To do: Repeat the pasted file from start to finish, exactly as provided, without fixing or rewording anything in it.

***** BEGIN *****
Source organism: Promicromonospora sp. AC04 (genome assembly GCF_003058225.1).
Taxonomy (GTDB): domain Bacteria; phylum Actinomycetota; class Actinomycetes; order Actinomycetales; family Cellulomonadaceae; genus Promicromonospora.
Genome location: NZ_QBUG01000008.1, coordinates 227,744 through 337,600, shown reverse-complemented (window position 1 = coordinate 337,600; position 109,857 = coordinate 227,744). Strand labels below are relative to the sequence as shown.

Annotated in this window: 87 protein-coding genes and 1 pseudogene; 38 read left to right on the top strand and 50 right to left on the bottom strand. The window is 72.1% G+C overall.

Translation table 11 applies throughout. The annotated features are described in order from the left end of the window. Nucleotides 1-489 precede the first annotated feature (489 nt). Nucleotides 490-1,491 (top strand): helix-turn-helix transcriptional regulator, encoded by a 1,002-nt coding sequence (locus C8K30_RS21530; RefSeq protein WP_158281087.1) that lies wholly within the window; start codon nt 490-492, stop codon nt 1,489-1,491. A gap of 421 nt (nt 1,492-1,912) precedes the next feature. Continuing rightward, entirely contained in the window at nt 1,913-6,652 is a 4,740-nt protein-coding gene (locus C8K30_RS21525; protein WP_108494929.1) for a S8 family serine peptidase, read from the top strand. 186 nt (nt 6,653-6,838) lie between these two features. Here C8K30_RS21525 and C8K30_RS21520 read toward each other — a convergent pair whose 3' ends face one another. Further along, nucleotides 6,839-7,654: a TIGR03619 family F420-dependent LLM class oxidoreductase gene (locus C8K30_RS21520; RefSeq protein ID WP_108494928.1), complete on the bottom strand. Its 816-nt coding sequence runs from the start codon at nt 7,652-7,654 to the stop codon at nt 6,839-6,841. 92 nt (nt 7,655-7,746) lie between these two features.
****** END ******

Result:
Source organism: Promicromonospora sp. AC04 (genome assembly GCF_003058225.1).
Taxonomy (GTDB): domain Bacteria; phylum Actinomycetota; class Actinomycetes; order Actinomycetales; family Cellulomonadaceae; genus Promicromonospora.
Genome location: NZ_QBUG01000008.1, coordinates 227,744 through 337,600, shown reverse-complemented (window position 1 = coordinate 337,600; position 109,857 = coordinate 227,744). Strand labels below are relative to the sequence as shown.

Annotated in this window: 87 protein-coding genes and 1 pseudogene; 38 read left to right on the top strand and 50 right to left on the bottom strand. The window is 72.1% G+C overall.

Translation table 11 applies throughout. The annotated features are described in order from the left end of the window. Nucleotides 1-489 precede the first annotated feature (489 nt). Nucleotides 490-1,491 (top strand): helix-turn-helix transcriptional regulator, encoded by a 1,002-nt coding sequence (locus C8K30_RS21530; RefSeq protein WP_158281087.1) that lies wholly within the window; start codon nt 490-492, stop codon nt 1,489-1,491. A gap of 421 nt (nt 1,492-1,912) precedes the next feature. Continuing rightward, entirely contained in the window at nt 1,913-6,652 is a 4,740-nt protein-coding gene (locus C8K30_RS21525; protein WP_108494929.1) for a S8 family serine peptidase, read from the top strand. 186 nt (nt 6,653-6,838) lie between these two features. Here C8K30_RS21525 and C8K30_RS21520 read toward each other — a convergent pair whose 3' ends face one another. Further along, nucleotides 6,839-7,654: a TIGR03619 family F420-dependent LLM class oxidoreductase gene (locus C8K30_RS21520; RefSeq protein ID WP_108494928.1), complete on the bottom strand. Its 816-nt coding sequence runs from the start codon at nt 7,652-7,654 to the stop codon at nt 6,839-6,841. 92 nt (nt 7,655-7,746) lie between these two features.